• Remember the Ladies

    In 1776, Abigail Adams wrote to her husband John, urging him to “remember the ladies” when writing the laws of the new United States.  Her words went unheeded.  Women would have to wait for over one hundred years before achieving universal suffrage.  The territory of Wyoming opened the door when it passed women’s suffrage in [...]

  • Out of Money

    August 15, 1889 marked the forty-third day of the Constitutional Convention, and great strides had been made in cementing a constitution for the State of North Dakota.  Congress had appropriated twenty thousand dollars to cover the expenditures of the convention, but with expenses running over six hundred dollars per day, there was only enough money [...]

  • Henry Suto

    On this date in 1945, President Truman announced on national radio the unconditional surrender of Japan.  His message, signaling the end of World War II, was met with wild jubilation across the country.  But for one former North Dakotan, the news was bittersweet.   Henry Eiichi Suto was born in February of 1928 in Minot, [...]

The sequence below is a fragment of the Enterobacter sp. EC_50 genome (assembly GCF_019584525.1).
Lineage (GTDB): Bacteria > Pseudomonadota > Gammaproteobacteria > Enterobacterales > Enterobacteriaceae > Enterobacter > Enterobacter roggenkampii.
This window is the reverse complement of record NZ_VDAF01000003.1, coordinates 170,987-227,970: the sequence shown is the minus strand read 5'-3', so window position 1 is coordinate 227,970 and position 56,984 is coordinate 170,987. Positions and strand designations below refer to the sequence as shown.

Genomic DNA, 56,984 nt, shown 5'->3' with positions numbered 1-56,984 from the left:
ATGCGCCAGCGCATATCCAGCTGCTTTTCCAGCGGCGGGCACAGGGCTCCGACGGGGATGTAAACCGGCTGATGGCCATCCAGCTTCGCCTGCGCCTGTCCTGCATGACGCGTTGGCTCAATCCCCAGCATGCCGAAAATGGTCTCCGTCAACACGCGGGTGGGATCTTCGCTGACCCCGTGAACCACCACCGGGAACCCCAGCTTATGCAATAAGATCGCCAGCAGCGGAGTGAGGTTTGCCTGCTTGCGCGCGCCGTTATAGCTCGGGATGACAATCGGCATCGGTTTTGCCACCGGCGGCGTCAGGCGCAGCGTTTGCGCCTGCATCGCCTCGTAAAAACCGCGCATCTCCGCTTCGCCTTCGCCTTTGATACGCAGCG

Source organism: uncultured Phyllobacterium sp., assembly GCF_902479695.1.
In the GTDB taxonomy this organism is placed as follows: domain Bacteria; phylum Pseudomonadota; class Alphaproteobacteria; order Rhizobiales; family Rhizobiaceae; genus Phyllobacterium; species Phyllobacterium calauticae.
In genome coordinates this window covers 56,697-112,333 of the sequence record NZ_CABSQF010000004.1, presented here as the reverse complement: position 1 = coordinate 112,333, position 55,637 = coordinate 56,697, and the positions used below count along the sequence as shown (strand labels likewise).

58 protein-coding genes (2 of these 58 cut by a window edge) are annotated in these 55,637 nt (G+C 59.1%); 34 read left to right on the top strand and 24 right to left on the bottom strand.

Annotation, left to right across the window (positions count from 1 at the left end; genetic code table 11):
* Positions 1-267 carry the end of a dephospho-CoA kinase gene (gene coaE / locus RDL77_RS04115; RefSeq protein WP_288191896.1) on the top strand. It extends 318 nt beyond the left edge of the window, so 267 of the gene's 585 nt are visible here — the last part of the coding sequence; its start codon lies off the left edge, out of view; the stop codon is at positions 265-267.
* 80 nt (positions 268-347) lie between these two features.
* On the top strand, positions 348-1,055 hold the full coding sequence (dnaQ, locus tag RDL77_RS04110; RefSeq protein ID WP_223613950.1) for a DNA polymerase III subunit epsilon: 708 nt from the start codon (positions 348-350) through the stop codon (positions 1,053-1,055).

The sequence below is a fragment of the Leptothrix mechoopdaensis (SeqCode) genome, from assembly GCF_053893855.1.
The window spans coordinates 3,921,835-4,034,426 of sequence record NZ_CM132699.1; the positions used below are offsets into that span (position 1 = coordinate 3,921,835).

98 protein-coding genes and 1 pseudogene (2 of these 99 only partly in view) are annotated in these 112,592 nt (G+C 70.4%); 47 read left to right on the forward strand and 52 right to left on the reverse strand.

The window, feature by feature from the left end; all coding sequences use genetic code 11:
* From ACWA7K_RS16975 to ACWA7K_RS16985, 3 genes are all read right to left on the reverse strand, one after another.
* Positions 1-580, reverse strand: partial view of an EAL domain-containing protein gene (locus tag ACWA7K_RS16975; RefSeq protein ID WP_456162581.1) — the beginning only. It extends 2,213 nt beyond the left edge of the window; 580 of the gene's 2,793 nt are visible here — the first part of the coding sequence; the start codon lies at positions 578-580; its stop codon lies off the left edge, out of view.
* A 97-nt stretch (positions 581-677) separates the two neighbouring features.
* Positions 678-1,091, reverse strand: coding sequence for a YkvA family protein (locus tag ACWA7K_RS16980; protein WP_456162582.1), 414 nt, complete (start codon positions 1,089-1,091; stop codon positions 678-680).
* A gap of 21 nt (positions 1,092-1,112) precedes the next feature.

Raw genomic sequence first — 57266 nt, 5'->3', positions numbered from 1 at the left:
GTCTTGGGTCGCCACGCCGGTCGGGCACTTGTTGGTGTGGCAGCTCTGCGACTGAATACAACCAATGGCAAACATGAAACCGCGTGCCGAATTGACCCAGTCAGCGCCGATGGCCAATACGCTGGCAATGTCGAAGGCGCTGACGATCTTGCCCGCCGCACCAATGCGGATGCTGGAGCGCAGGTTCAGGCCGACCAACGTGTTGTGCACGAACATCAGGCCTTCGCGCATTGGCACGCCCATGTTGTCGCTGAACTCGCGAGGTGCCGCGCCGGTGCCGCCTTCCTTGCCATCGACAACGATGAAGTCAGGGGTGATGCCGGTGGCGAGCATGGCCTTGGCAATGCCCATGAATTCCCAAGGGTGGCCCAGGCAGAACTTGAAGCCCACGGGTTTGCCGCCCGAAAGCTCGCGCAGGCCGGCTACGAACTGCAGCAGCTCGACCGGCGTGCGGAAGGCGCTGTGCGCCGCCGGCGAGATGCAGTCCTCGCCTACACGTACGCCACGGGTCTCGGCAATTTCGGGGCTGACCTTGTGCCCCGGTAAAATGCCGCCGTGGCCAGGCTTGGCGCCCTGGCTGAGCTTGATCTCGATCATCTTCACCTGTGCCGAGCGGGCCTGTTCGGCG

• Governor George Shafer

    Four men associated with Mandan have served as North Dakota governor.  George Shafer was born there in 1888.  He graduated from Williston High School in 1908, and went on to become the valedictorian of his class at the University of North Dakota in Grand Forks.  He then returned to Mandan and opened a law office. [...]

  • Paul Fjelde

    The son of a well-known Norwegian sculptor, Paul Fjelde (Fell-dee) was born on this date, August 12, 1892.  In 1887 Paul’s father, Jacob Fjelde, had moved the family to Minnesota.  Opening one of the first studios in Minneapolis, his father enjoyed a brief but highly successful career in the city.  Following Jacob’s death in 1896, [...]